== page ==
Today I’m happy to post the profile of Joonas Kallioniemi. His work is of the highest quality both in design and workmanship which makes it stand out. There is a certain natural elegance in his work that is timeless in it’s simplicity. Always willing to answer questions and send photos Joonas has been a great help and inspiration for this blog. While Joonas doesn’t have a website he can be found posting his new work on Britishblades.com Occasionally he may offer one of his puukkos for sale in the Maker’s Sales Forum but if you happen to see one there, act fast. It won’t be there long!
“I am now 23, a young man some might say, but I have already had an interest for puukko knives for many years. I can try to summarize a bit how I have gotten into this madness.
My father made some puukkos before I was born, and I remember that as a kid I admired those knives and always wanted to play with them. So it is very likely that part of my enthusiasm comes from there. I guess I was around 15 or 16 when I really got interested in puukkos. At the time I was very much into woodcarving and the outdoors so a good puukko was always in my dreams. Many of the handmade knives from respected makers seemed so damn expensive to me at that time, they were out of my reach. And today I’m lucky that they were. I used a lot of factory made puukkos but I quickly realized that there was a huge lack of quality in them.
I first built some puukkos with blades from one other maker and even with factory blades, but I soon got bored. I understood that a good blade was the most crucial part of any puukko, and that if I was to become a maker I would have to learn bladesmithing. I was at high school at the time and managed to find a place where I could start forging my own blades, or at least practice doing so! The only information that I had was what I had learned from books and the Internet. My skills were weak at best but the forging experience was the final step in getting me addicted.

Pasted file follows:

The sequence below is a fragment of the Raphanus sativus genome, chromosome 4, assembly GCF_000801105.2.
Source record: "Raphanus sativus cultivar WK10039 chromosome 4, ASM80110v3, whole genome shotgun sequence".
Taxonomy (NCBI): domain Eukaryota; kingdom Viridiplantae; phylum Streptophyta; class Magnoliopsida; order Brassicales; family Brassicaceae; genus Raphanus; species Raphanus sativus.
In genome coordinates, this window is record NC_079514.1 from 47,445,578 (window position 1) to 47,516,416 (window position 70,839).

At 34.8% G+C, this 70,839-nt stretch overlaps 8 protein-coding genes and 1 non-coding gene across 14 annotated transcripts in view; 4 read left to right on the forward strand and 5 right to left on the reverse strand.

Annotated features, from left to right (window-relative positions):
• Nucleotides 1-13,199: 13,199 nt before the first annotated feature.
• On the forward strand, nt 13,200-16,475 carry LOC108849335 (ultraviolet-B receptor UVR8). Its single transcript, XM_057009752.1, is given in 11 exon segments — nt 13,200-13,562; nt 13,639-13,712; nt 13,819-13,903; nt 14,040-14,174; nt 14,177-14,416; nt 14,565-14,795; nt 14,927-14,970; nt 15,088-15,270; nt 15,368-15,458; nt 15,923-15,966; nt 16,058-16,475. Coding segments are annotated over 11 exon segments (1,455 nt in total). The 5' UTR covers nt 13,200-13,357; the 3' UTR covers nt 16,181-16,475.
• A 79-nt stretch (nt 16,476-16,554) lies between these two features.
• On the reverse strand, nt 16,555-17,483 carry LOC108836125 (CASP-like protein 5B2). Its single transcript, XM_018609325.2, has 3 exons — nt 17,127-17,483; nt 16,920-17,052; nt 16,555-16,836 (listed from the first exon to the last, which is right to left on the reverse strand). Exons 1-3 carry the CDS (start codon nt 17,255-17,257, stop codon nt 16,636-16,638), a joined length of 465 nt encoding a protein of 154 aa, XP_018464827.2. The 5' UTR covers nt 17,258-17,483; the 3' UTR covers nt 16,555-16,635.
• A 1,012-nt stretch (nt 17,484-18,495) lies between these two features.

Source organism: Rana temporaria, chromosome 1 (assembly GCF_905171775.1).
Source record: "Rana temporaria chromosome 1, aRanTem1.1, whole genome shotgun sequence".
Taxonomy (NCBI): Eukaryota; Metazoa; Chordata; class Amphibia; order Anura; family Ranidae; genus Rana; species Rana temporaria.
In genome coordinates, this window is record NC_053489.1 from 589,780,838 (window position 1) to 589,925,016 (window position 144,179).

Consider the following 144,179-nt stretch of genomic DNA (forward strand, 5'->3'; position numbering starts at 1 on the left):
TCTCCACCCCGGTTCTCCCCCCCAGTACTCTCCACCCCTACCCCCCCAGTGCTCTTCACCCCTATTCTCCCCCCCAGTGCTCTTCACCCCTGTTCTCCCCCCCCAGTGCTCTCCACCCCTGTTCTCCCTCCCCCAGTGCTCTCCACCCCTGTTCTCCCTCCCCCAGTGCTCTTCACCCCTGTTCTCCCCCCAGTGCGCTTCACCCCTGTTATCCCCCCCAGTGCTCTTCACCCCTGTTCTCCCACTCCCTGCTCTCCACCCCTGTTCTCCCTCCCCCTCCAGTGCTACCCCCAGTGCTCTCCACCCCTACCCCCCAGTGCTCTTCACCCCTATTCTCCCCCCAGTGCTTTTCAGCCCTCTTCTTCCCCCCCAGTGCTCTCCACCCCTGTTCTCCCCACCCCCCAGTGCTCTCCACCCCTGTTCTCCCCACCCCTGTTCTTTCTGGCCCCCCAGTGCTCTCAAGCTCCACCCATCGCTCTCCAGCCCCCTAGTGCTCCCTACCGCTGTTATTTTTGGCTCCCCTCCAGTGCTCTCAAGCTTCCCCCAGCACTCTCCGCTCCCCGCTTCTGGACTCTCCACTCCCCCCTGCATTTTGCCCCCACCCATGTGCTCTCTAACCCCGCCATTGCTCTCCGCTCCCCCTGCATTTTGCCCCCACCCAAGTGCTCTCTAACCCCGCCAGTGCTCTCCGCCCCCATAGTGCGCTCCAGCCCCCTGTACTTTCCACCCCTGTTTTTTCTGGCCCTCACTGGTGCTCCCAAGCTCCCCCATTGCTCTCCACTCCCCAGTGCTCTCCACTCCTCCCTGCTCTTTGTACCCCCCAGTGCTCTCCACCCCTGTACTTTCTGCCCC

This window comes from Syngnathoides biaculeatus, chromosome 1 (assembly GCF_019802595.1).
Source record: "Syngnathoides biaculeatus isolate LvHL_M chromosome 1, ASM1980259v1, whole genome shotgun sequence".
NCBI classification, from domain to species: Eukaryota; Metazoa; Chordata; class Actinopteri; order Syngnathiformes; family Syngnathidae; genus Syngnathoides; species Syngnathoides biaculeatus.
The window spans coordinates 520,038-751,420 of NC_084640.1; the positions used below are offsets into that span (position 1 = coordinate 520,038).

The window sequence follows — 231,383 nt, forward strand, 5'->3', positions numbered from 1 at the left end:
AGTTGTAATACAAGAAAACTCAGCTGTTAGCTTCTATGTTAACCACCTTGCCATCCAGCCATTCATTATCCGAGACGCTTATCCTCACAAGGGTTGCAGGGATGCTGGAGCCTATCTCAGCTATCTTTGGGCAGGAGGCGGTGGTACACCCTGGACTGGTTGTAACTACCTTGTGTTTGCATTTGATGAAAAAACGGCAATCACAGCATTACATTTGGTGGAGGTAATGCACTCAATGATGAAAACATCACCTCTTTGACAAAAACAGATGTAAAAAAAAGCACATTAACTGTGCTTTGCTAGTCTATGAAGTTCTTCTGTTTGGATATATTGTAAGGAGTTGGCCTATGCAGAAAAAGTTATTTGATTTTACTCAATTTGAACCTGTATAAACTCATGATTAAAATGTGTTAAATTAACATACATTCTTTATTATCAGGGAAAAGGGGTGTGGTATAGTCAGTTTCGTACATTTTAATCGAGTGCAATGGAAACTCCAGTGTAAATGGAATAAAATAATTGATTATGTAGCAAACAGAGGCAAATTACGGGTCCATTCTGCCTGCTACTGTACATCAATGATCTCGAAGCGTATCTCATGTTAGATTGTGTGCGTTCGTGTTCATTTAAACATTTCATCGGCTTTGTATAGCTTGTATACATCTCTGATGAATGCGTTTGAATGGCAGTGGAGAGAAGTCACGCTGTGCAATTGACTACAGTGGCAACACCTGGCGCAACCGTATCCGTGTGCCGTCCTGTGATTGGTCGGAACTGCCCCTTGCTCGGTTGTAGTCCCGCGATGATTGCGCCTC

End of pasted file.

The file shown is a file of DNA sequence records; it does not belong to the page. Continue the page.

After high school I was already so hooked to the craft that it had most of my interest. It seemed natural to go to a metalworking school and become an artisan. There I learned a lot about forging, machining and various other metalworking techniques that I could adapt into my knife making. One of the turning points in my making was when around those times I got some sound advice from master puukko maker Pekka Tuominen. It was then and right then when I started to think more about the shapes and proportions of puukkos, and especially the traditional lines that are present in most of the old puukkos. I also started to sell my puukkos part-time during studying. After graduating I had to go the army, so knife making was over for a while.
After that the commissions kept piling up and I had collected a good amount of tools so I decided to start making knives full-time. It seemed like the natural thing to do. It’s been about a year now and I know I did the right thing. Every day when I get up and go to my workshop I still get the same thrills that I got when I first started forging blades. To be able to turn my thoughts into physical objects with just the most basic tools and materials, it does the trick for me.”